On the night of 9 February 1994, a rival gang called the Overlords fired a shotgun at an Indian Posse house, leading to a drive-by shooting in retaliation a few hours later that left a woman wounded. As the first drive-by shooting in Winnipeg the incident attracted much media attention. Drive-by shootings are the favorite means of the Indian Posse to eliminate rivals, which in turn reflects the influence of black street gangs in Los Angeles, whom the Indian Posse model themselves after. The clothing style of the Indian Posse was a carbon-copy of Afro-American street gangs as the Indian Posse's preferred dress were and are baggy jeans, baseball hats, and track suits. The hand gestures which carry symbolic meanings used by the Indian Posse are copies of those used by black street gangs in Los Angeles. Danny Wolfe's favorite rapper was Tupac Shakur and the CDs of his music were one of his treasured possessions. ''Monster: The Autobiography of an L.A. Gang Member'', the 1993 autobiography of Sanyika Shakur, a member of the Los Angeles gang, the Crips, has been described by the police as the "bible" of the Indian Posse, being virtually the only book that Indian Posse members all read, and which is constantly found whenever they raid the homes of Indian Posse members. In September 1994, the Winnipeg police announced that they were targeting the Indian Posse, whom they blamed for much of the crime in the North End. In response, Richard Wolfe gave an interview with the journalist Paul Wiecek of the ''Winnipeg Free Press'' which gave the gang a high profile in Winnipeg and beyond. Richard Wolfe claimed the Indian Posse was a Red Power group committed to defending First Nations people from a racist society. The Indian Posse uses slogans such as "Red Till Dead" and "Fuck Canada, this land is our people". In 1994, the Indian Posse had made contracts with criminal elements in reservations in North Dakota and South Dakota in an attempt to set up a cross-border smuggling network. The Wolfe brothers also frequently visited British Columbia to set up a drug-smuggling network with the Vancouver underworld. Despite their claim to be protecting First Nations people, the IP engaged in sexual slavery, forcing girls as young as 10 to work as prostitutes. By 1994, at the age of 19, Richard Wolfe was making between $15,000 to $30,000 a week, giving him an annual income of about $1 million Canadian dollars. However, the Wolfe brothers like other Indian Posse members were better at spending money than earning it. Sergeant Mike MacKinnon of Winnipeg police department stated: "There's no discipline to save cash and accrue assets. No education to rely on for cash management. You might pull them over and they'll have $10,000 or $15,000 on them, but at the end of the day that's money already spent...We haven't seen anyone moving up into buying large condos or anything like that. They still live in the neighborhoods they always lived in". Most of the Indian Posse members come from broken homes, which was a disadvantage as Richard Wolfe conceded in a 2011 interview: "The smart guy can be a tough guy when the time comes, but not vice versa. The smart guys usually stay out of gangs, though." In a letter to his brother in 2000, Danny Wolfe put it more earthly that the Indian Posse's principle problem was "too many fucked-up people recruiting fucked-up people." On 14 May 1995, Richard Wolfe shot a pizza delivery man, Maciej Slawik, and was convicted of attempted murder on 31 May 1996. The owner of the pizzeria Jumbo Pizza owed the Wolfe brothers $60, 000 in a drug debt and Richard Wolfe expected the money in cash in the pizza box when he ordered a pizza. To sent a message to the pizzeria's owner, he impulsively decided to kill the pizza delivery man, saying in 2011: "I lost my cool. There were lots of people mad at me for that". The fact that Slawik was a Polish immigrant who had nothing to do with crime was not relevant to Wolfe who blasted him with a shotgun. After Richard Wolfe was charged with attempted murder, Danny Wolfe threatened to kill two witnesses if they testified against his brother, leading for him to be convicted of obstructing justice and uttering death threats in September 1995. On 25 April 1996, a riot broke out at Headingley Correctional Institution between the imprisoned Indian Posse members vs the imprisoned members of the rival Manitoba Warriors, which brought the gang national attention for the first time. The riot, which put Headigley into a 18-hour lockdown, caused $8 million dollars in damage while leaving 8 guards seriously injured, four of whom had their fingers chopped off after taken prisoner. Much of the rivalry between the Indian Posse and the Manitoba Warriors concerns their attitude towards the Hells Angels. The Warriors have long purchased their drugs from the Hells Angels while the Indian Posse takes a more anti-Angel position. Richard Wolfe stated about his brother's attitude towards outlaw bikers: "Danny always hated bikers". By 1996, the Indian Posse had expanded into Saskatchewan, mostly because of the practice of the federal government of sending convicted Indian Posse members to prisons in Saskatchewan. In contrast to the Indian Posse, which began as a street gang, through it has been active in prisons since the 1990s, the Manitoba Warriors were founded as a prison gang in 1993, and which has since become active on the streets. The Manitoba Warriors and the spin-off group, the Alberta Warriors, reflecting their origins in the prisons tended to be more organized than the Indian Posse and to have stronger ties to other organized crime groups such as the Hell Angels. The rival Redd Alert gang were founded in Alberta's prisons by First Nations prisoners who did not want to be forced to join either the Indian Posse or the Warriors. As the feud between the Warriors and the Posse caused a spiraling murder rate among First Nations young men in western Canada, Phil Fontaine, the National Chief of the Assembly of First Nations, attempted to mediate a truce in January 1997 between the two gangs. While serving a prison sentence in 2003-2004, Danny Wolfe befriended Gerry Matticks, the imprisoned boss of the Irish-Canadian West End Gang of Montreal. As Matticks is illiterate, Wolfe read and wrote letters for him. As the West End Gang control the port of Montreal, where most of the illegal drugs in Canada are imported, the alliance with the West End Gang became a profitable one for the Indian Posse. The Hells Angels approached Wolfe with an offer while he was in prison to become the exclusive wholesalers to the IP, selling them drugs while the IP would continue to serve as street dealers. Wolfe rejected the offer, saying the Indian Posse should be treated as equal to the Angels, not subordinates. In a phone call that was recorded by prison officials, Wolfe was heard to say: "We just told them he Hells Angels 'Hey man, we won't fucking stand in front, we won't stand behind you'. We're going to stand side by side if we do this...They wanted control. We just said 'No'. And ever since then, we had to back them off". The Indian Posse has since emerged as one of the Hells Angels' major rivals in western Canada. In September 2002, the Indian Posse tried to assassinate Maurice Boucher of the Hells Angels by firing a bazooka at his prison cell. In 2004, the Indian Posse were brought to further national attention by the documentary ''Stryker'' which chronicled a 13-year First Nations boy in Winnipeg working as an arsonist for the Indian Posse. In 2005, the Criminal Intelligence Service Canada reported that the Indian Posse had moved into Edmonton and Fort McMurray, where it was active selling drugs. The same report stated the Indian Posse was also active in the Grande Prairie and Peace River Country regions of Alberta. In May 2006, an Indian Posse leader, Sheldon McKay, was strangled to death in his prison cell at the Stony Mountain prison by four other members led by Danny Wolfe. Residents of the Samson Cree Nation reservation in Alberta blamed the Indian Posse for a drive-by shooting in April 2008 that left an innocent by-stander, the toddler Asia Saddleback, wounded when she was hit by a spray bullet. A gang member, Christopher Crane, shot up the Saddleback house because he believed it was the home of a rival gang member. In 2010, the RCMP reported that the Indian Posse had moved into northern Ontario, the rural areas in the interior of British Columbia and the Far North of Canada. In 2017, an IP member in Saskatoon, Kyle Landon Neapetung, was convicted of torturing with a blowtorch another man, Brenden Peters, for five days in March 2016. In 2018, an IP member, Elwood Terry Poorman, was charged with a murder in Port Coquitlam, suggesting that the Indian Posse had reached the Lower Mainland of British Columbia. Brad Peequaquat, a member of the Saskatchewan's Yellow Quill First Nation was recruited into an Indian Posse chapter with his brother Sherman, remembering: "They seemed to be young guys just like us. I just thought it'd be fun. We all joined....They promised us this fast, easy life, but it wasn't. They were living off of us, and we were getting sick of everything." Sherman Peequaquat recalled that joining the IP: "The violence escalated, the stabbings and everything." MacKinnon dismissed the claim that the Indian Posse is defending and protecting First Nations people, saying: "If you look at the victims of their homicides, the girls they force into prostitution and the people they sell drugs to, they're victimizing their own people. There is nothing cultural about the Indian Posse. The only cultural thing is a gang subculture."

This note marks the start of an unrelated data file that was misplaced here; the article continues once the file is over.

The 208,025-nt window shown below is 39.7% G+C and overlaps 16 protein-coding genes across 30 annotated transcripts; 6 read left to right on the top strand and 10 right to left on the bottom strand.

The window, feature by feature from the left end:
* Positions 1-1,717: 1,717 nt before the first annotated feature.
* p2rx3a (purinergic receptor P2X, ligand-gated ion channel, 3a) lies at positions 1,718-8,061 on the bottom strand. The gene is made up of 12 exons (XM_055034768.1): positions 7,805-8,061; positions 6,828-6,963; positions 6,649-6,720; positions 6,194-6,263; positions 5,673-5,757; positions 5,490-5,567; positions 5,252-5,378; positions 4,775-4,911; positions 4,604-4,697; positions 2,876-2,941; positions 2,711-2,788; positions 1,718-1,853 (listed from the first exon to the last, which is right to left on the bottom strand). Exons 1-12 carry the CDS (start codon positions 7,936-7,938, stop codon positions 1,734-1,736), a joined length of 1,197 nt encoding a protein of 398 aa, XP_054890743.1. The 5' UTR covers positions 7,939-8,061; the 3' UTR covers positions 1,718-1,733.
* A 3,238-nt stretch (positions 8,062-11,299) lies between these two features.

The End of the Wolfe brothers